Merseyside’s Police Commissioner has commented on the government’s allocation of the additional police officers it originally announced in July.
Merseyside Police has been allocated 200 (3.3%) out of the initial tranche of 6,000 officers from the Home Office.
It is the first part of the government’s wider promise of 20,000 officers over the next three years.
Based on the first year’s allocation, the force is expecting 660 out of the total 20,000 officers.
Merseyside’s Police Commissioner Jane Kennedy said: “I welcome the announcement of 200 extra officers for Merseyside as a starting point this year.
“However, since 2010, Merseyside Police has lost 1,120 officers. If the Government follow through with this investment, we might be allocated a total of 660 officers over the next three years. This is a long way short of the number of officers that have been lost in the last decade.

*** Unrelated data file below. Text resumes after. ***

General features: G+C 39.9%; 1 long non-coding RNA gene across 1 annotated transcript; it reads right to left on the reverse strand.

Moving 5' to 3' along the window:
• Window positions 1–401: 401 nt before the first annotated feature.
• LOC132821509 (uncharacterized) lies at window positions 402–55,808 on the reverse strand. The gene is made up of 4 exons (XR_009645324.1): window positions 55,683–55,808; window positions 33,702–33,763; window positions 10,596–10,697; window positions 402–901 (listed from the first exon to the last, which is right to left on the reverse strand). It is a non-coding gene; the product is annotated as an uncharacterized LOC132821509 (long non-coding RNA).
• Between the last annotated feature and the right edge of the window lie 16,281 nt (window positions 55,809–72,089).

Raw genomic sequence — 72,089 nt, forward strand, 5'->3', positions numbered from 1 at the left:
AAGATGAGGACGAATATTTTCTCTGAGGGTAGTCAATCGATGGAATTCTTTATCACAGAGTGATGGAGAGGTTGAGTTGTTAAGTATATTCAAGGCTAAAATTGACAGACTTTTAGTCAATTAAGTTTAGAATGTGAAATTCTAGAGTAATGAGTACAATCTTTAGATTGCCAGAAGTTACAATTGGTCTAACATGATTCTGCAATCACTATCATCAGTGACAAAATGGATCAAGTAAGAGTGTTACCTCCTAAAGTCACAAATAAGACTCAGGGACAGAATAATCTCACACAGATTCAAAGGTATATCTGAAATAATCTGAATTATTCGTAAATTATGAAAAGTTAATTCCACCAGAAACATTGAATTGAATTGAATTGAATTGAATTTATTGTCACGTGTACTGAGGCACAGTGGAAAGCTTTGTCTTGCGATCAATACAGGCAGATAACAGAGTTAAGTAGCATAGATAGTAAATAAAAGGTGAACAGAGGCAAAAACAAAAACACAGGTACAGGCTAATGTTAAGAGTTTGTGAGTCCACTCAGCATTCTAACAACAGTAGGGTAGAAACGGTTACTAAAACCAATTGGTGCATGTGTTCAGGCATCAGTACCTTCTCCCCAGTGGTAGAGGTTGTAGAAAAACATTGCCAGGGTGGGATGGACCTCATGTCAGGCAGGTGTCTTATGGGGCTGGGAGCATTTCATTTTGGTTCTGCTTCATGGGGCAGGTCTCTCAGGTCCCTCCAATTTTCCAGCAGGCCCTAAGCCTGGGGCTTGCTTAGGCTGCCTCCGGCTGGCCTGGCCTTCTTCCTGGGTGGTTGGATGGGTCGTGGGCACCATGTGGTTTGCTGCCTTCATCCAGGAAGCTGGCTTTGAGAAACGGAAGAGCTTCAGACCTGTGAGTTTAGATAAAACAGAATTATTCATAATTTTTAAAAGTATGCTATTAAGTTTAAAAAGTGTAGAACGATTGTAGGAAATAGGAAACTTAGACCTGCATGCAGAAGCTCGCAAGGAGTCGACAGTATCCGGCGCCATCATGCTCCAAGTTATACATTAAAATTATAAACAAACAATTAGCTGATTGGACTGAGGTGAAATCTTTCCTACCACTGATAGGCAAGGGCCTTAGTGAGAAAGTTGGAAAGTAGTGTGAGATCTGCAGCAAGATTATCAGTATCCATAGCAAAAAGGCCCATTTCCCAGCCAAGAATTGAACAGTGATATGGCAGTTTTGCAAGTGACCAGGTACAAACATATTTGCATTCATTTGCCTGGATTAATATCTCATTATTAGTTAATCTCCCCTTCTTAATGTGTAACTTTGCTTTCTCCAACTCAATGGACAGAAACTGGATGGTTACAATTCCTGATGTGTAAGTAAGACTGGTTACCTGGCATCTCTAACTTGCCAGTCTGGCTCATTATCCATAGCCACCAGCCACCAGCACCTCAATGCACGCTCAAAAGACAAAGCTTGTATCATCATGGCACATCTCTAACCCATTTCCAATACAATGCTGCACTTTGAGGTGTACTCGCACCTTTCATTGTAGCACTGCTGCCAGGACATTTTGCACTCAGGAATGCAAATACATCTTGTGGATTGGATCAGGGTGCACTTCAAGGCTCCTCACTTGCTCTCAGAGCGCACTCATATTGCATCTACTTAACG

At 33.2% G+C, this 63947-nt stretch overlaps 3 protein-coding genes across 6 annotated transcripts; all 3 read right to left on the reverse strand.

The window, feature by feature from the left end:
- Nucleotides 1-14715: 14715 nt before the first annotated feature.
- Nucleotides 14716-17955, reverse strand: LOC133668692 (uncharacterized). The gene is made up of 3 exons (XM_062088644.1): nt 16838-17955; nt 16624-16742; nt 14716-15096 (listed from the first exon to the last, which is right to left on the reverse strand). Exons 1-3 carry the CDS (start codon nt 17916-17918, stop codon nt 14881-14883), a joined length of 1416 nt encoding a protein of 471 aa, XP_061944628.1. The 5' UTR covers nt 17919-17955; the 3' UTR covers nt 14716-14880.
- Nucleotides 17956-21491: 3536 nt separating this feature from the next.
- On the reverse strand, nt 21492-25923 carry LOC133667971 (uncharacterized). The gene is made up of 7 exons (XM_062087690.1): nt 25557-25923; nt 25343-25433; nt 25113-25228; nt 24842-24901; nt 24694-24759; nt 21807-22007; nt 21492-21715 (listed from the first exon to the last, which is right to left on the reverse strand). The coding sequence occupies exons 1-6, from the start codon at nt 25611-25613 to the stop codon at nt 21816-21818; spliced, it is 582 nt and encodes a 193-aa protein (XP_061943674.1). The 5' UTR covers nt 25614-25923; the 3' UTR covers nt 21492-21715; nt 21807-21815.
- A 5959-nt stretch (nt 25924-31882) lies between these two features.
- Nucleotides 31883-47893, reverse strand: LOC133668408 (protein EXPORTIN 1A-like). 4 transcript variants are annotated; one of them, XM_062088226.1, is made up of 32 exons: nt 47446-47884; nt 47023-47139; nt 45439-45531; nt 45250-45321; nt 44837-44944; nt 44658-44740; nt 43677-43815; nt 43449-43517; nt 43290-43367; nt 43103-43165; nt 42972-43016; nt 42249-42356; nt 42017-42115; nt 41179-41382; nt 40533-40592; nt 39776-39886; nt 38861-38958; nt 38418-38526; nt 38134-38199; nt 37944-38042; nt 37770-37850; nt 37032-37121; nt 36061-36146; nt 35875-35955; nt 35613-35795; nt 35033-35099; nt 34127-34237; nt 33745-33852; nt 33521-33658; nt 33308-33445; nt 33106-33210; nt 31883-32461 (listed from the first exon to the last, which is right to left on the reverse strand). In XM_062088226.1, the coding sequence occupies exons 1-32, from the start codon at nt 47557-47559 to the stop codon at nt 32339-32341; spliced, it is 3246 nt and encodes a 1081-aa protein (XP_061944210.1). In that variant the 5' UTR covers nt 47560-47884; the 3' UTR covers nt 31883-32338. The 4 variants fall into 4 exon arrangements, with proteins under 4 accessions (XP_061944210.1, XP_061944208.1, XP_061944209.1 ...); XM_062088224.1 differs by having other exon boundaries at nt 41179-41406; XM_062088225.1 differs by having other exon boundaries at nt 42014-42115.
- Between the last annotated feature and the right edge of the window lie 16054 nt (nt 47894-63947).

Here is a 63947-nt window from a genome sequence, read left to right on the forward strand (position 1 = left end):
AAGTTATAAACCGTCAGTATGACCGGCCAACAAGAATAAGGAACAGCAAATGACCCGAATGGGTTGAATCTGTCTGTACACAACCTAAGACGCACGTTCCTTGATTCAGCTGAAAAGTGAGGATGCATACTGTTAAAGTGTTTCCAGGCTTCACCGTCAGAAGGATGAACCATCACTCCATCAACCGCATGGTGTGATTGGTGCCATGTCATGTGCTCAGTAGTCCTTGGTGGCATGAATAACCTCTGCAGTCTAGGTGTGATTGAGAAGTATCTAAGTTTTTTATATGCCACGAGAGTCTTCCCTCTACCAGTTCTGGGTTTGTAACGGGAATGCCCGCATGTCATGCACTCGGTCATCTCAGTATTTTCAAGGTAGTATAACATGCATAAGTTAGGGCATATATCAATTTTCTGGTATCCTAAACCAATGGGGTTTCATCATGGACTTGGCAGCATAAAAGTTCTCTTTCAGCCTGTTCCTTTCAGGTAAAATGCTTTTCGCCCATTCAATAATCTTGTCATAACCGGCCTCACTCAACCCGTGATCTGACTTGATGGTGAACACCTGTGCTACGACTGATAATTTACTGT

“The funding formula used is the same one applied to the government grant to police budgets. It is notoriously unfair to metropolitan police forces like Merseyside.
“It means that the allocation of new officers is weighted towards shire counties, for example Surrey, one of the UK’s most affluent counties, will receive an allocation of 78 this year; a surprise given the county lost only eight officer posts in 10 years of austerity. They will have significantly more officers than the county requires, whereas Merseyside will have significantly less.
“This cannot be right and more attention needs to be paid to allocations based on the assessment of threat, harm and general risk faced in any given police area for the remaining two years of this proposed investment.
“I also want to see a commitment from the government to fully fund pay rises during this three year period. Failure to do so will leave Merseyside short changed as posts would have to be deleted to pay for it.”